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TV Ad Revenue Rebounds in 2021, but Normal Isn’t Coming Back

TV Ad Revenue Rebounds in 2021, but Normal Isn't Coming Back


TV Ad Revenue Rebounds in 2021, but Normal Isn’t Coming Back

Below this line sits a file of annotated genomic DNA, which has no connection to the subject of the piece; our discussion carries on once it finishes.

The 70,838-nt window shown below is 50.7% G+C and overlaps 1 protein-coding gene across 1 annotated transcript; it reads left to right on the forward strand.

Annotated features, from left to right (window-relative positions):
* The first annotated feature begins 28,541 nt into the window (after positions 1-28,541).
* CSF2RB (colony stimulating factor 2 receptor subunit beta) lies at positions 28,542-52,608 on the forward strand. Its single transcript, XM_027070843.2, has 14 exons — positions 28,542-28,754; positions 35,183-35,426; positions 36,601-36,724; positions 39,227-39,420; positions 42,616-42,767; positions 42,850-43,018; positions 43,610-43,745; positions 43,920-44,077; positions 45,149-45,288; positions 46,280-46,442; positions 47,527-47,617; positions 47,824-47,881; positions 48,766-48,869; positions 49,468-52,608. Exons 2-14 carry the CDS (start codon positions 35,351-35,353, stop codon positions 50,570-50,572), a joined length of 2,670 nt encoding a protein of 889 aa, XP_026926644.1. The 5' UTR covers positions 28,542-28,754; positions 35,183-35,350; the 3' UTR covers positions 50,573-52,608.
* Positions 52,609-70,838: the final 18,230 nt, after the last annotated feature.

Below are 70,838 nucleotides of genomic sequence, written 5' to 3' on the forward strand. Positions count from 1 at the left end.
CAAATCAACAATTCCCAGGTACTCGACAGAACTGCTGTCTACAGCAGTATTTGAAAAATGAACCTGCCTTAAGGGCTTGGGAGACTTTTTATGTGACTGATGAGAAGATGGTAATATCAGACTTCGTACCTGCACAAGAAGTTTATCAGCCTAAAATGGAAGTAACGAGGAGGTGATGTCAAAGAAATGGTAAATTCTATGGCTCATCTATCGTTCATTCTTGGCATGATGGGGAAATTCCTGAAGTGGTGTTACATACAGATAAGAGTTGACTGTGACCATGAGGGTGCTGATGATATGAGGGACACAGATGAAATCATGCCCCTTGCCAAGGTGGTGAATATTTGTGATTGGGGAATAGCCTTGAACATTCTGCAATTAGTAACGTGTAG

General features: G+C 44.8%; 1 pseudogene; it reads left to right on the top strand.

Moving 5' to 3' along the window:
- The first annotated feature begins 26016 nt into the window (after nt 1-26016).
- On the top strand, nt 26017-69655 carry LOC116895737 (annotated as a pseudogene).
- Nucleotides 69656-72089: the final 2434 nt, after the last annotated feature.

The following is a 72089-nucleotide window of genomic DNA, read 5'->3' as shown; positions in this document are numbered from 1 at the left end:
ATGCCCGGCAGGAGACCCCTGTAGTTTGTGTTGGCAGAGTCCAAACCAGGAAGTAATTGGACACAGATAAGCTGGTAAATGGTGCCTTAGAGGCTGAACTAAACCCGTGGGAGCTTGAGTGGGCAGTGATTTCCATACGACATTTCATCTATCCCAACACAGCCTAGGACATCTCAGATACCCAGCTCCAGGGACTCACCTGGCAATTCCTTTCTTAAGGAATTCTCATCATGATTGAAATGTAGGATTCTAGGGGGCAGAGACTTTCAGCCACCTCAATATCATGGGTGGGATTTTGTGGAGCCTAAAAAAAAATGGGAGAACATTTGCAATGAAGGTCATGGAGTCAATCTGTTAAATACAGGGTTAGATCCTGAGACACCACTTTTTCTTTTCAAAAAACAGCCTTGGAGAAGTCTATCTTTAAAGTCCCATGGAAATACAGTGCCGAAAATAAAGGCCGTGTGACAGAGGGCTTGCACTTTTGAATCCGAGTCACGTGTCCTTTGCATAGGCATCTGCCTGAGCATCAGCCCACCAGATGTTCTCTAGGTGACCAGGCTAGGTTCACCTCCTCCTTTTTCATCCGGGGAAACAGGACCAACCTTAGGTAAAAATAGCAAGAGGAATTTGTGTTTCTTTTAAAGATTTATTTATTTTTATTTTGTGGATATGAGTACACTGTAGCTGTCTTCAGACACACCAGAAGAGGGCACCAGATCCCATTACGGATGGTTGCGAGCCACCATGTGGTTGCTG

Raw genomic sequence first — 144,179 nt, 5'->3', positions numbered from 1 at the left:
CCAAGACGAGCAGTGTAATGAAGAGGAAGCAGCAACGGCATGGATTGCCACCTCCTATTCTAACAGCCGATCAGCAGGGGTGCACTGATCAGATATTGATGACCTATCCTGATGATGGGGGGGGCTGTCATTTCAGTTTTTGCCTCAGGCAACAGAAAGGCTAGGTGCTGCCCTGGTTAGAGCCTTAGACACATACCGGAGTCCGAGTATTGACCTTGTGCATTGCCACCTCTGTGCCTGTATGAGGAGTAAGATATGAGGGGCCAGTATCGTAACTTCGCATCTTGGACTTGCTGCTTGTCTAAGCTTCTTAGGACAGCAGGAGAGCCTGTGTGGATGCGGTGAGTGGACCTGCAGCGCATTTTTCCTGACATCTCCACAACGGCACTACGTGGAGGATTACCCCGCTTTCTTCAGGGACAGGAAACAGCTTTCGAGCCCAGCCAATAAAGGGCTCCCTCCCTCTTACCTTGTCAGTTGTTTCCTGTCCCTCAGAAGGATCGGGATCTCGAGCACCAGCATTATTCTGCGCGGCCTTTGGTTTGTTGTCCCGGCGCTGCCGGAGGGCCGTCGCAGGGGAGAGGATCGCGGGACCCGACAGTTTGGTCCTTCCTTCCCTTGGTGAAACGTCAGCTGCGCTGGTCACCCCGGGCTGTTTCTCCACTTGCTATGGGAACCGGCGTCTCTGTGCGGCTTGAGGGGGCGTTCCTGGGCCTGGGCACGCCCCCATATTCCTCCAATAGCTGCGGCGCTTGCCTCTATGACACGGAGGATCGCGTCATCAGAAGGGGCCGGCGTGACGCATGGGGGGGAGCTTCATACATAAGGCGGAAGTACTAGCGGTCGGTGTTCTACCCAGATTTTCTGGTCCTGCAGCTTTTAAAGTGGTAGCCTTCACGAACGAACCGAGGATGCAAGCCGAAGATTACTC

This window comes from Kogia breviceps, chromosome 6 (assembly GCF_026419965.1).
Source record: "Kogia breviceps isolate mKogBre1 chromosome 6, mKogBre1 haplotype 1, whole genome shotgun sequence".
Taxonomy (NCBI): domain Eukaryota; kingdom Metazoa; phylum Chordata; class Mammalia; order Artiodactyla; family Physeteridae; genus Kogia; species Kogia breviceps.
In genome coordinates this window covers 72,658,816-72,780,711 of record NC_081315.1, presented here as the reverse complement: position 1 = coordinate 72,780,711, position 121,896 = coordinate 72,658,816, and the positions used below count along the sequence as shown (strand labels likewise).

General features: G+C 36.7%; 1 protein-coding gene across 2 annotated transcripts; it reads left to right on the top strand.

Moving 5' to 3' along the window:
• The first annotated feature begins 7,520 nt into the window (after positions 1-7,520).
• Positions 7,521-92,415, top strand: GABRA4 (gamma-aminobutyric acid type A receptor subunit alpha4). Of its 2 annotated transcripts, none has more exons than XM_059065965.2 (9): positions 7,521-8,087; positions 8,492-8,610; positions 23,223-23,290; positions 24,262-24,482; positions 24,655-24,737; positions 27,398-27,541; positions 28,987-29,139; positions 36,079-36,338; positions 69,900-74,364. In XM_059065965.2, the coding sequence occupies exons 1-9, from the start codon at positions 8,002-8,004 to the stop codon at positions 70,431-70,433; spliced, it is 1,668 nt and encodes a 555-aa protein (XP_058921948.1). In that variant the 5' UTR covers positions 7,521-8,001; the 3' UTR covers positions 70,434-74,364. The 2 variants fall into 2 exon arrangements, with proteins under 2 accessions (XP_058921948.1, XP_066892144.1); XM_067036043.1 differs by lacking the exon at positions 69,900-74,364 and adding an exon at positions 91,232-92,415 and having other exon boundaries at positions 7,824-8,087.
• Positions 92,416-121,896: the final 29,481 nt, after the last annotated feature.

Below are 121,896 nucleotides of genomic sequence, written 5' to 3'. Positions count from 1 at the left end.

The past year has been a bruising one for the television industry. Covid-19’s rapid descent on the globe turned off TV’s programming spigots, leading to a drought in advertising revenue. Consumers stuck at home continued to cord-cut or otherwise move over to streaming even faster than they had. And just as a sense of recovery seemed imminent, cases began to surge again: first in the Midwest, and now in almost every state in the U.S., depressing any hope of a quick, V-shaped recovery.But as we begin 2021, things are starting to look up—sort of. By mid-November, advertising levels across the top 25 TV networks had returned to 2019 levels for the first time since the pandemic began, according to the measurement firm Kantar. That’s one promising sign that advertising spend is finally moving in the right direction for broadcasters. And TV executives at companies like Comcast, Disney and ViacomCBS, which saw steep second-quarter ad revenue drops between a quarter and a third, spent the last months expressing to investors their cautious optimism about a rebound.“We’re encouraged by what we’re seeing and, big picture, advertising is certainly moving in the right direction,” ViacomCBS CEO Bob Bakish told investors in November, after ad revenue fell only 6% in the third quarter compared to a 27% second-quarter drop. As AT&T CEO John Stankey put it in late October as the company’s ad revenues stabilized: “I think we’re out of the woods at this point, from being dead cold in the middle of the pandemic, to one where we feel like we can get hours [of programming] produced and brought forward.”The Industry RecalibratesThat optimism remains precarious, however. The notion of a TV ad sales recovery comes hand-in-hand with a a recalibration of industry expectations around what the advertising landscape will look like now that Covid-19 has upended so much about consumer habits and their markedly weaker economic realities. “Recovery is really about how we position ourselves in this new normal,” said Gregory Aston, global head of research, digital advertising intelligence at the intelligence firm Kantar.There are early signs that TV ad revenue will be more robust in the new year. National TV ad sales are expected to grow 5% in 2021, buoyed by investments around the rescheduled Tokyo Summer Olympics that will bring in an estimated $800 million, according to intelligence firm Magna Global. Because those projections for the TV ad sales landscape hinge on an economic recovery, as well as the assumption that tentpole programming events will continue as scheduled, it’s unsurprising that the industry is anxiously awaiting the roll-out of the incoming Biden administration’s pandemic response, to make early determinations how that will affect consumer and advertiser activity.  “The prerequisite [to recovery] is obviously that Covid is under control in the first half of [next] year,” said Vincent Létang, evp, managing director, Magna Global Market Intelligence. “That doesn’t mean everybody is vaccinated, but enough people need to be vaccinated that the number of cases and hospitalizations go under the threshold that most restrictions to businesses and mobility can be removed in most of the country.”Where to Spot Signs of RecoveryVaccinations alone won’t provide the recovery for the TV business’s ad sales. Experts are watching how travel, retail and auto sectors return to television advertising to understand broader trends about consumer confidence and about the health of national TV media spending. Collectively, those three sectors represent around a quarter of total advertising expenditure, according to Kantar. Rising ad dollars in those areas will act as a bellwether by spurring other forms of peripheral economic activity.Continue Reading

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